by Sara Etgen-Baker
Tears stream down my cheeks, splattering upon the keyboard as I write this. ‘Tis the holiday season, you see, and I delight in the memories of my childhood yuletides. One such memory stands out as clearly as the glittering angel atop my Christmas tree.
November’s blustery winds arrived weaving frost spider webs onto Mother’s kitchen window. “Oh, my,” she’d invariably say, staring at their intricate designs, “It’s fruitcake weather! I’ve much to do!” Yes, ours was a blessed fruitcake house.
I can still see Mother and me driving into town lugging home packages of my favorite things: candied cherries, candied pineapple, figs, walnuts, pecans, raisins, dates, and candied citron. Back in her kitchen, we chopped the nuts, the candied fruits, the dates, and figs, blending them with the heavy batter, and dumping the glorious mixture into fluted cake and loaf pans.
Three hours later, the cakes emerged from the oven only to be wrapped in cheesecloth; doused in peach brandy; then stored in every nook and cranny Mother could find. Every few minutes, it seemed, I pestered her. “Are they done yet, Mother?”
“No, not yet. They must age.”
After what seemed like months (It was really only three to four weeks.), she’d proclaim, “The fruitcakes are ready for wrapping.”
Out came the rolls of wax paper, aluminum foil, ribbon, and the mailing cartons. Having bundled up our packages of cheer, we took them to the post office. On the way home we dropped off mini fruitcakes to neighbors, teachers, and friends then tootled home, warmed with the knowledge we’d brightened the Christmas of friends and family. My head sank into my pillow dancing with visions of folks unwrapping our fruitcakes; sniffing the cinnamon, cloves, and peach brandy; and eating a slice of our dense, sweet fruitcake topped with a dollop of thick whipped cream.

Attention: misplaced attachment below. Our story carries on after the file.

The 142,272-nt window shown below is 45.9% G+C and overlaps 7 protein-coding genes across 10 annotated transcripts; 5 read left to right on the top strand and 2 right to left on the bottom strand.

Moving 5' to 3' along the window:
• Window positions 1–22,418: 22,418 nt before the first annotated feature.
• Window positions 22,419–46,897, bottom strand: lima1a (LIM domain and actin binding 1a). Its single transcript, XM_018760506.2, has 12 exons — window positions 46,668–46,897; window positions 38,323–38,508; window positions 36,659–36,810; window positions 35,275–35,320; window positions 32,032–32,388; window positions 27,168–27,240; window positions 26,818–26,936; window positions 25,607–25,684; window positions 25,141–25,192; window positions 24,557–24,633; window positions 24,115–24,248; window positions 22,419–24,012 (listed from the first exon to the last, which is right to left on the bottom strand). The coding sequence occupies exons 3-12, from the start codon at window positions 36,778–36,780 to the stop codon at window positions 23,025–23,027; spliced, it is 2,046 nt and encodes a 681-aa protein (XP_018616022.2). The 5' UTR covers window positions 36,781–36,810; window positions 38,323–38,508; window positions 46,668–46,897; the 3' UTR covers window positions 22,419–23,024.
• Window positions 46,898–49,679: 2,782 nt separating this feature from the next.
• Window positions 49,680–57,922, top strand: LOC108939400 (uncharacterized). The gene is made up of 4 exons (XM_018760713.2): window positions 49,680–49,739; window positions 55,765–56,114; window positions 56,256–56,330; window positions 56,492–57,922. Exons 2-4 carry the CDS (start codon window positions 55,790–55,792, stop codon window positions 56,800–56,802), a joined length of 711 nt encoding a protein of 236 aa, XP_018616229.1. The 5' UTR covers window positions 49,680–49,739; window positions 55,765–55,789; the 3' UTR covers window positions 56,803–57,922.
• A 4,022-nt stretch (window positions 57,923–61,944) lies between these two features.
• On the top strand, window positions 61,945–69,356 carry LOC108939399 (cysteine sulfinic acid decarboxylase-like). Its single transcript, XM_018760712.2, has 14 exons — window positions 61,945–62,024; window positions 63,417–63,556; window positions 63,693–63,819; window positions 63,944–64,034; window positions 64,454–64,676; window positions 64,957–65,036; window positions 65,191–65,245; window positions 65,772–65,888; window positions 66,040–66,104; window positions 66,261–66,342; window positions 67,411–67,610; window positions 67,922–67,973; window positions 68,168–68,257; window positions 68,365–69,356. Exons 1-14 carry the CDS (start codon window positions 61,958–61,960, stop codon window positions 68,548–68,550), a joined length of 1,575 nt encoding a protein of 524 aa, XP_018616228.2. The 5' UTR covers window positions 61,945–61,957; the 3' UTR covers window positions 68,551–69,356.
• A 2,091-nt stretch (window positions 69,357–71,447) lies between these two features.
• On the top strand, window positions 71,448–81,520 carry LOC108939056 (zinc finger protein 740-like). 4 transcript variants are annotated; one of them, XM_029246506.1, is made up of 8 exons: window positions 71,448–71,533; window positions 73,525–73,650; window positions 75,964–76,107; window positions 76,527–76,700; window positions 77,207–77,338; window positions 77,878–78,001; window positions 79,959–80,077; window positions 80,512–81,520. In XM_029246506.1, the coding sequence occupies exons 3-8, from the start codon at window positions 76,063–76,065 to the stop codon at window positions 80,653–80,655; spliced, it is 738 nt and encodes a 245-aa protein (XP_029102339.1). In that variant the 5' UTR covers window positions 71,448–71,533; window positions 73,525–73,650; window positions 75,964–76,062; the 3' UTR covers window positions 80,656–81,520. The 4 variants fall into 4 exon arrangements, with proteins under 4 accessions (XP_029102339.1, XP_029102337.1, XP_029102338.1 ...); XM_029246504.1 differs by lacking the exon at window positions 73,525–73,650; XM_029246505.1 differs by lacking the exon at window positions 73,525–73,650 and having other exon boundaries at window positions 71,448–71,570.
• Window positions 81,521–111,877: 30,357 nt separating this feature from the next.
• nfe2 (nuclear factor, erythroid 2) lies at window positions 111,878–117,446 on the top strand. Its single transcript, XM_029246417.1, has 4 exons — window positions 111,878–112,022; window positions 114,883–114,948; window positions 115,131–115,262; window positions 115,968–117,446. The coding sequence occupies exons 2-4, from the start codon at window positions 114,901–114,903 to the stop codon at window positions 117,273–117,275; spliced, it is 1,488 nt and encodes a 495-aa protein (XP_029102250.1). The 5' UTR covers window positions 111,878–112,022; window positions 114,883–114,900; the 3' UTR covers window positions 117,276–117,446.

Folks felt blessed by Mother’s thoughtfulness, and soon our mailbox was stuffed with cards and notes of gratitude.
Even now, I love eating fruitcake and don’t understand why they’re underappreciated and maligned, often being referred to as bricks, paperweights, or doorstops. They also bear the brunt of many holiday jokes. I remember the first fruitcake joke I heard. “The worst Christmas gift is fruitcake,” cracked Johnny Carson on The Tonight Show. “There is only one fruitcake in the entire world, and year-after-year people send to one another.”
“Sure, Johnny, considering how long a properly made and stored fruitcake can last, it’s quite possible. The alcohol alone acts as a preservative, allowing people to keep or regift it for years.”
If only I’d known. I would’ve kept some of Mother’s fruitcakes; and when the holiday season arrived, I’d retrieve one from my freezer; thaw it, and re-douse it with peach brandy. I don’t have Mother’s fruitcakes. Instead, I have our fruitcake-making memories. I’m heartened that Mother loved making those fruitcakes, and I’m touched with how thoughtfully she involved me in a decades-old family holiday tradition, a tradition I revisit every year when it’s fruitcake weather.
A teacher’s unexpected whisper, “You’ve got writing talent,” ignited Sara’s writing desire. Sara ignored that whisper and pursued a different career but eventually, she re-discovered her inner writer and began writing.
Her manuscripts have been published in anthologies and magazines including Chicken Soup for the Soul, Guideposts, Times They Were A Changing, and Wisdom Has a Voice.